On the motivation behind the Public Game

Full disclosure: I don’t play in organized games. I player a few convention games many years ago and while they were entertaining in their own right ~ I sat a table with Timothy Zahn and got ham up a character from one of his books ~ they weren’t an experience I would willingly repeat. I tried running Public Games during the early days of 4e, though my college group treated them more as “official” Club Games in that the players all knew each other and there was little chance of having to play with (i.e. endure) a new player. I quit running those games partly because 4e sucks, partly because I didn’t have the bandwidth at the time and partly because I simply could not enjoy my role as DM under such limits and constraints.

It also didn’t help that there were too many arguments with players over the Rules-as-Written. One example that sticks with me was a player insisting that his barbarian character would keep his extra hit points after being knocked unconscious. I disagreed, we looked over the rules and I found justification for my position, using the language in the text and an understanding of basic English. The player only accepted my decision on the basis that I was the DM; he stopped attending my games after that. Now, that sort of event is relatively common among gamers. The clincher for me was the underlying assumption that I must have been wrong and that an appeal to WotC ~ the higher authority ~ would bear that out.

I was having none of that, so I stopped running organized games shortly thereafter. I admit my bias; I recognize that this makes me less than well-suited to do an analysis on the Public Game. I also understand that this sort of occurrence is not the norm ~ which makes me wonder why the Public Game persists as a “thing.”

What motivates the player to sit down with strangers and play this game under these conditions?

There are some common responses online. Organized games let players bring their favorite characters to conventions. They encourage an honorable and honest environment, reducing the number of cheaters and assholes. Players get the chance to experience games with new people. You can always be assured that you will have a game, even if you have a busy or weird schedule and can’t make every other session with a group.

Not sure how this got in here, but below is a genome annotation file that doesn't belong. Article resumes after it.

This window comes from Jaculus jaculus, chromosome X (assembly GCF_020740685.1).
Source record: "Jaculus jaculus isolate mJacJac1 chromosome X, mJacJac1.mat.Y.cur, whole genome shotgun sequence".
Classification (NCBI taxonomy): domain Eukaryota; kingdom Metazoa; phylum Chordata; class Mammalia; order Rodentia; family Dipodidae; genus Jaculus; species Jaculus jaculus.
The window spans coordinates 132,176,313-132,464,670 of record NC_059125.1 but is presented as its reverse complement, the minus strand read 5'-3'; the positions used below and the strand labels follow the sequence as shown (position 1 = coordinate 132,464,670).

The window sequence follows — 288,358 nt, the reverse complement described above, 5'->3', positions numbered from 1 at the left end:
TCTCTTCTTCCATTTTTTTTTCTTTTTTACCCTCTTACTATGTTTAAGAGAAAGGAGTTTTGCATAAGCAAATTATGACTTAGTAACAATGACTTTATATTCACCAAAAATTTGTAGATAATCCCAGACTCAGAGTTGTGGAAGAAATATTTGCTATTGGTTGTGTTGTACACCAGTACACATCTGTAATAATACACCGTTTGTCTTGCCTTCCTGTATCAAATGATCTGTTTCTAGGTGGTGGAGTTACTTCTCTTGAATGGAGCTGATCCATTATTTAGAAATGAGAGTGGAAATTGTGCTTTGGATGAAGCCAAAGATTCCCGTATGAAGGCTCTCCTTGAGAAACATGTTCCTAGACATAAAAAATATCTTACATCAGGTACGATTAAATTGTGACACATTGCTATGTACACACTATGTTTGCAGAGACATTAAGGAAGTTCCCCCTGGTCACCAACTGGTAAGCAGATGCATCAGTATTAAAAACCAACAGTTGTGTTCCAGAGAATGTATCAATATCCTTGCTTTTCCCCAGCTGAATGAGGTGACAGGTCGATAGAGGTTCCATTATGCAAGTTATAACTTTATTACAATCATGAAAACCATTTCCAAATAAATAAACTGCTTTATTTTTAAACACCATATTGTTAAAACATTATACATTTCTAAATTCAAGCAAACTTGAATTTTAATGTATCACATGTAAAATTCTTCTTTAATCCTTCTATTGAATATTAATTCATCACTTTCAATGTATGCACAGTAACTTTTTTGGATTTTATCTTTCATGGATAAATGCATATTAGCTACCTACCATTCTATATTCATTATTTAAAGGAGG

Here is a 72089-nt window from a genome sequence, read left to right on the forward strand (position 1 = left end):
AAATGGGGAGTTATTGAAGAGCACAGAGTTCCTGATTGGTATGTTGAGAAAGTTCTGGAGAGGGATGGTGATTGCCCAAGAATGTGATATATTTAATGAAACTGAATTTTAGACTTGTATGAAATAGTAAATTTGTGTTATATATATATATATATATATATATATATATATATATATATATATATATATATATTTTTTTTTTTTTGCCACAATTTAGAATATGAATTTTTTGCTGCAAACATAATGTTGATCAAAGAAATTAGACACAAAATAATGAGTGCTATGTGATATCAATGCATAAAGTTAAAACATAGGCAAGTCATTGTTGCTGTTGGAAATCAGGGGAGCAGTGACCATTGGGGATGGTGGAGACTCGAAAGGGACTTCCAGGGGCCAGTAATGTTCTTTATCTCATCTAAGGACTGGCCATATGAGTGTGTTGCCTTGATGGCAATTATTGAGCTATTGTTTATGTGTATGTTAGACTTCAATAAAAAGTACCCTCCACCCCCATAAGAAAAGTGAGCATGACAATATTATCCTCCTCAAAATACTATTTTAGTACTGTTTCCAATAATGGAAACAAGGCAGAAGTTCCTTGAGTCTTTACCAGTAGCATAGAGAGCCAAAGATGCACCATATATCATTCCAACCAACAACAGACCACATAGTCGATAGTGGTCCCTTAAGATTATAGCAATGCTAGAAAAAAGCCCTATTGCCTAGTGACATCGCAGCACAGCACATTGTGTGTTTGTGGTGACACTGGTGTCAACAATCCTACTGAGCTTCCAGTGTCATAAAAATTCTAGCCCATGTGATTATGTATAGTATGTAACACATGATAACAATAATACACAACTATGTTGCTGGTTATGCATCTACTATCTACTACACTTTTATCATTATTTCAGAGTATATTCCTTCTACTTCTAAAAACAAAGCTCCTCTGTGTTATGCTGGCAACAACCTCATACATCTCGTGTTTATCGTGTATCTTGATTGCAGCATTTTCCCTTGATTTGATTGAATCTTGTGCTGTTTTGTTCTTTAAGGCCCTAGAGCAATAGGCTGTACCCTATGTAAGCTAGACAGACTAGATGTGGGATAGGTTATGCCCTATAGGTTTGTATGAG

Yet these answers only explain that the Public Game exists. They don’t explain why it exists. You can just as easily accomplish each of these things with a Club Game. DMs in a Club can set their games around the players’ schedules. We have opportunity to meet new people and new players through participating in normal, everyday activities, like work, school, church, the bar, hobby stores, etc; and online resources exist aplenty that help connect hobbyists of all stripes. Avoiding cheaters and assholes is a matter of how you conduct yourself, and how the DM manages her game, and does not require the outside authority of an organized game. Finally, convention games can easily address any issues that come with players bringing their favorite characters; there’s no need to create and manage the Public Game.

So what motivates the player to participate in these games? Because there’s plenty of reason for the publisher to organize: they want to promote their product. They want to encourage an image and perception that promotes purchasing their game. They want new players because new players will buy their books and dice and miniatures and character sheets and so on.

What’s in it for the player?